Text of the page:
Gov’t won’t say COVID under control just yet

The Philippines will not declare anytime soon that it has already controlled the COVID-19 pandemic as there are still uncertainties, the Department of Health (DOH) said on Thursday.

Health Undersecretary Maria Rosario Vergeire made the comment a day after Health Secretary Francisco Duque III said the country will ask the World Health Organization (WHO) if it can declare that the pandemic has been controlled.

“We are not going to declare this soon. We are just coordinating with WHO on the process and the determinants of disease control or containment,” Vergeire said in a message to reporters.

Vergeire, during a media forum, said the DOH cannot yet definitely say that the country has controlled the virus.

“We can’t definitely say that. There are still a lot of uncertainties.

We experienced in the past that cases will go down for a time but then they’ll increase, so we need a longer time to evaluate,” Vergeire said.

Vergeire added that each region in the country is facing a different situation on the COVID-19 pandemic.

“Maybe the National Capital Region has high vaccination rates and its community response has been intensified, but if we compare it to other areas in the country, some still have low vaccination rates,” she said in Filipino.

“We see that we still need to help some of the local governments to intensify their community response,” she added.

Vergeire said a country’s health system must be prepared for it to be able to declare that it has controlled an illness.

Duque had said the DOH is seeking guidance from WHO following the decrease of the positivity rate in the country, which has been below 5 percent since Nov. 13, meeting the benchmark of the global organization.

The Philippines on Thursday reached its lowest number of active COVID-19 cases at 17,796 this year as it logged 975 new cases, which brought the total number of cases to 2,829,618.

The active cases were only 0.6 percent of the total, according to the latest DOH bulletin. The last time active cases fell below 18,000 was on June 11 last year, during which 17,754 were recorded.

The number of fresh cases is the sixth lowest this year, following 957 infections logged on Jan. 4.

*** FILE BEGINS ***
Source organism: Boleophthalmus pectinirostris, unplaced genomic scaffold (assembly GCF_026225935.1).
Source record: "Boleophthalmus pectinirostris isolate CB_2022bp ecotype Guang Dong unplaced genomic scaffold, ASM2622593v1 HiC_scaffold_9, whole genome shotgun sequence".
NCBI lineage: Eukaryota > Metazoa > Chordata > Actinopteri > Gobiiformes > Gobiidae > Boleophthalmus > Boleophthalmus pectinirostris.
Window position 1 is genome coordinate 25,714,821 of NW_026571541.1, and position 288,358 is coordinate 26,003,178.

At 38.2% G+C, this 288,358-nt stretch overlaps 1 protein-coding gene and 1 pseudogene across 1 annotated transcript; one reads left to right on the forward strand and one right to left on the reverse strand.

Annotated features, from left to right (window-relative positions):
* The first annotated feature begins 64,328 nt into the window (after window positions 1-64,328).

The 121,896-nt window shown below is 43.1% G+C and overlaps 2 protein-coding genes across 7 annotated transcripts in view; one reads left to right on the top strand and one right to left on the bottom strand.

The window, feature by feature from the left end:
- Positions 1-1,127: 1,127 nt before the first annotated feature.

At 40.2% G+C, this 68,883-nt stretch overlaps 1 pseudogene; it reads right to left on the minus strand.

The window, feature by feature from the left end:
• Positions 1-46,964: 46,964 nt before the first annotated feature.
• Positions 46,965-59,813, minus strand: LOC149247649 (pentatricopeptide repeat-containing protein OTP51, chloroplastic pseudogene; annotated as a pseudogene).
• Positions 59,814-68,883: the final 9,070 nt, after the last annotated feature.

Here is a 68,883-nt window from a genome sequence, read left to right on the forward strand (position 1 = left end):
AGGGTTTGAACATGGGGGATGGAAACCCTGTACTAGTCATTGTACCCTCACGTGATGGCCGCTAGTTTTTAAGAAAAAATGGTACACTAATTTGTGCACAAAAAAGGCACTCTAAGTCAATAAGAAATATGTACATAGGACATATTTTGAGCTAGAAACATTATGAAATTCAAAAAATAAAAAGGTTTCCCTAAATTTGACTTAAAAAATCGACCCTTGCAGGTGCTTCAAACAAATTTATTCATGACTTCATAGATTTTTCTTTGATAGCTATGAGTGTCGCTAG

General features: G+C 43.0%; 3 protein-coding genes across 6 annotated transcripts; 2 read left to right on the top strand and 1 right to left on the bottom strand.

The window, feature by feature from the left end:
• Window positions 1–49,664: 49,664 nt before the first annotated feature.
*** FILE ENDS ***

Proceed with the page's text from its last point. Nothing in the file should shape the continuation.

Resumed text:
There were 193 new fatalities, bringing the COVID-19 death toll to 47,875.

The DOH also reported 1,029 new recoveries, bringing the total recoveries to 2,763,947.

Of the active cases, 52.7 percent were mild, 5.4 percent were asymptomatic, 6 percent were critical, 14.4 percent were severe, and 21.49 percent were moderate.

The COVID-19 positivity rate remained below 5 percent, with 2.8 percent.

Nationwide, 30 percent of ICU beds, 27 percent of isolation beds, 16 percent of ward beds, and 19 percent of ventilators, were in use.

In Metro Manila, 29 percent of ICU beds, 25 percent of isolation beds, 20 percent of ward beds, and 21 percent of ventilators, were in use.

A public health expert on Thursday warned the public to always be on guard despite a declining trend in COVID-19 cases.

Dr. Nina Gloriani, head of the country's vaccine expert panel, during a TeleRadyo interview, said complacency on health protocols could lead to a COVID-19 resurgence, which parts of Europe are currently facing.

“What's the reason behind their increase in [COVID-19] cases?,” she said.

“They have eased and relaxed [restrictions]. They have discarded rules on [wearing] masks, distancing. They're having parties and games. All of those that are prohibited.,” she said.

Gloriani cautioned against gathering with unvaccinated family members and bringing children to shopping malls, as the holiday season nears, saying the risk of COVID-19 infection remains.

“Even if 94 percent in Metro Manila are fully vaccinated, there's still 6 percent who have not received the jab,” she said.

She said there could also be an influx of people from other regions, where immunization coverage is low.

The DOH on Thursday reminded parents not to bring minors to crowded areas because this would defeat the intention of eased quarantine restrictions.

This comes with the looming recommendation of the pandemic inter-agency task force (IATF) on minors' restrictions, after reports this month that toddlers as young as 2 years old tested positive for COVID-19.

On Nov. 12, a pediatric physician said she admitted a 1-year-old patient with bronchopneumonia, a possible complication of COVID-19, after being brought to a public market.

The doctor lamented that the mom appeared "proud," saying she had gone out with the baby for a while.

Vergeire said the objectives of the IATF in allowing children to go outdoors is to socialize, get sunlight, and to be able to exercise.

It is not the objective of the IATF to let children be brought to crowded places, she added.

The National Capital Region's 13 million people shifted to Alert 2 from Alert 3 last Nov. 4, allowing more businesses to reopen and easing restrictions on going out.

Fairs, "peryas," or kids' amusement areas such as playgrounds, playrooms, and kiddie rides were also allowed to operate under the looser quarantine level.

While DOH earlier described the case of the 2-year-old as an "isolated" one, local authorities argued that there should be an age limit for minors who go to malls, which are enclosed areas.

Vergeire, however, emphasized that children should no longer be cooped up in their homes, and that establishments and parents should "find a way" to protect them amid the threat of COVID-19.

Topics: Department of Health , World Health Organization , Maria Rosario Vergeire , World Health Organization
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